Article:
IDEAS home Printed from
   My bibliography  Save this paper

Russia’s Reform Failures and Putin’s Future Challenges


  • Peter Havlik

    () (The Vienna Institute for International Economic Studies, wiiw)


Vladimir Putin’s presidency will last until 2024 – longer than most other Russian or Soviet leaders ruled. This Policy Note provides a brief review of past economic developments and reform attempts. We argue that past reforms have in effect failed yet the main economic challenges currently facing Russia remain essentially the same as two decades ago excessive dependence on energy, lack of diversification, poor investment climate, corruption, etc. What has changed is the resort to assertive behaviour and inward-looking economic policies which replaced the European integration vector prevalent at the beginning of the 2000s. We argue that without normalisation of external relations, there will be no breakthrough in the vicious circle of sanctions, protectionism, and lack of investments and economic integration. Otherwise, Russia will likely face not only economic stagnation, but even the risk of economically falling behind the peers in the East, South and West – ultimately endangering the social and eventually even political stability at home and in the neighbourhood.

Suggested Citation

  • Peter Havlik, 2018. "Russia’s Reform Failures and Putin’s Future Challenges," wiiw Policy Notes 20, The Vienna Institute for International Economic Studies, wiiw.
  • Handle: RePEc:wii:pnotes:pn:20

    Download full text from publisher

    File URL:
    Download Restriction: no

    More about this item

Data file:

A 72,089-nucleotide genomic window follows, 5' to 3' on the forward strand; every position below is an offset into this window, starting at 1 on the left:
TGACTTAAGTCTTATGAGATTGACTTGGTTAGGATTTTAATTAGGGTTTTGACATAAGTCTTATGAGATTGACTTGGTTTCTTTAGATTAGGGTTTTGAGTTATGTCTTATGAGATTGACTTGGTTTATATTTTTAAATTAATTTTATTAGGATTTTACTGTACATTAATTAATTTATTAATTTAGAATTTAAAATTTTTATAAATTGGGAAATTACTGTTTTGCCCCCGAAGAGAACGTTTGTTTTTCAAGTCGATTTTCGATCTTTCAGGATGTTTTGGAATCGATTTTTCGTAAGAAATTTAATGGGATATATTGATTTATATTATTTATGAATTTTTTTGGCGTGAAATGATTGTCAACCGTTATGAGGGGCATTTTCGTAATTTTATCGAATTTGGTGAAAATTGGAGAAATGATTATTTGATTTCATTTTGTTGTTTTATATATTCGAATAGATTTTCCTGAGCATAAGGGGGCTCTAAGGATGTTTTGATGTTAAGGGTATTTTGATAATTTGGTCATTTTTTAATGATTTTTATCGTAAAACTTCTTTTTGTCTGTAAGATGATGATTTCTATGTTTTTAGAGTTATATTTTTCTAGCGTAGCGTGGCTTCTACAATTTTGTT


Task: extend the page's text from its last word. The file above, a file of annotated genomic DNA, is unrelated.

Russia; Vladimir Putin; economic reforms; economic integration;

    JEL classification:

    • E6 - Macroeconomics and Monetary Economics - - Macroeconomic Policy, Macroeconomic Aspects of Public Finance, and General Outlook
    • F4 - International Economics - - Macroeconomic Aspects of International Trade and Finance
    • O4 - Economic Development, Innovation, Technological Change, and Growth - - Economic Growth and Aggregate Productivity
    • O5 - Economic Development, Innovation, Technological Change, and Growth - - Economywide Country Studies

    NEP fields

    This paper has been announced in the following NEP Reports:


    Access and download statistics


    All material on this site has been provided by the respective publishers and authors. You can help correct errors and omissions. When requesting a correction, please mention this item's handle: RePEc:wii:pnotes:pn:20. See general information about how to correct material in RePEc.

    For technical questions regarding this item, or to correct its authors, title, abstract, bibliographic or download information, contact: (Customer service). General contact details of provider: .

    If you have authored this item and are not yet registered with RePEc, we encourage you to do it here. This allows to link your profile to this item. It also allows you to accept potential citations to this item that we are uncertain about.

    We have no references for this item. You can help adding them by using this form .

    If you know of missing items citing this one, you can help us creating those links by adding the relevant references in the same way as above, for each refering item. If you are a registered author of this item, you may also want to check the "citations" tab in your RePEc Author Service profile, as there may be some citations waiting for confirmation.

    Please note that corrections may take a couple of weeks to filter through the various RePEc services.

    IDEAS is a RePEc service hosted by the Research Division of the Federal Reserve Bank of St. Louis . RePEc uses bibliographic data supplied by the respective publishers.